harder and smarter than Joe Six-Pack. And the smarter and harder
that I work, the 'luckier' I get!
I didn't mean to go into a lengthy 'sidebar', but have faith. My
momentary wordiness on luck or being in one's zone, plays heavily in
determining if 50% of any race is actually beyond one's control.
I know that in certain types of races, I feel that the entire event
is totally out of my control, not just 50%. I get that eerie
sensation every time that I look at the past performances for a
bottom-feeding 8K or 10K claiming race in Southern California.
But the unpleasant gut feeling of total uncertainty isn't indigenous
to Southern California racing by any stretch of the imagination.
Before relocating to California's sunny 'Southland' 12 years ago, I
felt no different on the East coast when confronted with similar
races. Handicapping the 'bottom' is handicapping the 'bottom'
whether you do it at Del Mar or Saratoga.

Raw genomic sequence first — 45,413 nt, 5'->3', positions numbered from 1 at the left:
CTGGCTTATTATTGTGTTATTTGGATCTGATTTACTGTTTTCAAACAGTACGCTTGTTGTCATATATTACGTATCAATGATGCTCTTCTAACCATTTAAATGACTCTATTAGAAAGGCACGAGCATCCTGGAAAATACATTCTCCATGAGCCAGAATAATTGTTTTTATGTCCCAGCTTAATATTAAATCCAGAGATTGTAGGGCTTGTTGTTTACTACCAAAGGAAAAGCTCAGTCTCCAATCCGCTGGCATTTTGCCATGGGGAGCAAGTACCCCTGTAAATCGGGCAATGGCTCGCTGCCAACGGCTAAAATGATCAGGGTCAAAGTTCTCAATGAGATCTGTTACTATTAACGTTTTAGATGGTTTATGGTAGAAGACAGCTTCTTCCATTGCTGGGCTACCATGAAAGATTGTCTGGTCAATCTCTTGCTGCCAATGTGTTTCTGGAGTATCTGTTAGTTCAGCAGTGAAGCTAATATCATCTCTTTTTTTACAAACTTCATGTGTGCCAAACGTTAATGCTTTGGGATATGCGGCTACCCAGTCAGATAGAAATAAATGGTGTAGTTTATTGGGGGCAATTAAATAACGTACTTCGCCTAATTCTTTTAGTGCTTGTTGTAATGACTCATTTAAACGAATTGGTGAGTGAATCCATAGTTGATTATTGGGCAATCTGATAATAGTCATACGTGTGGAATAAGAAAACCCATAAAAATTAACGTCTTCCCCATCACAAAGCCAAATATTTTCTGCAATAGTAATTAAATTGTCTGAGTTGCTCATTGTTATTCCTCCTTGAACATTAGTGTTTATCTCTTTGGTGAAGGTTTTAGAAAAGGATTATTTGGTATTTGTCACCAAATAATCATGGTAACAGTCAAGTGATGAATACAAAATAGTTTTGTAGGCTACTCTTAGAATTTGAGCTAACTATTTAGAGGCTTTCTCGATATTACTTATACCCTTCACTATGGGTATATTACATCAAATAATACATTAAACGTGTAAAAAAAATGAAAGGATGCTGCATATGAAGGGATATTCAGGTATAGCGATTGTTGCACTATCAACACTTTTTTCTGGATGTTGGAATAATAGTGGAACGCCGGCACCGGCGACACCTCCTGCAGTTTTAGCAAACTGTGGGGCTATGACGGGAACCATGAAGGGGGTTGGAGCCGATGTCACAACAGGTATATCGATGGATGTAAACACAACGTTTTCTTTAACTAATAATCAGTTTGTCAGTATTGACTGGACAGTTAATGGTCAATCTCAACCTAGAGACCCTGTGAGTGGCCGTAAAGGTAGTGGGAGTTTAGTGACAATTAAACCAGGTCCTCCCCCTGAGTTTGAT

Granted, these bottom-claiming ranks all have different degrees of
uncertainty with cheaper tracks having an overabundance, but if
there ever was a point or juncture to understand or give serious
thought to our '50-50 theory', the bottom claiming ranks is surely
the starting point.
Whenever a longshot silences the stands or stuns a satellite
facility, you're very likely to hear roving post-race pontificators
offering absurd reasons why the winner won. You're likely to hear
things like he drew the 4 hole, he was taking off 9 pounds while
moving to a better rider after his last out claim, he was shortening
up 2 furlongs when coming off his 2 year layoff, he was facing a
bunch of nobodies, it was late Thursday afternoon, and most
importantly of all, it was the trainer's birthday and his wife was
out of town.
And the louder and longer these post-race pontificators go on about
why this longshot buried his respective field, the more that you can
be self-assured that he didn't have 2 bucks on the horse.
Continued in PART 2 of HALF THE RACE IS OUT OF YOUR CONTROL
Copyright '2004 by
Joe Takach. All rights reserved.
Joe can be contacted through his website at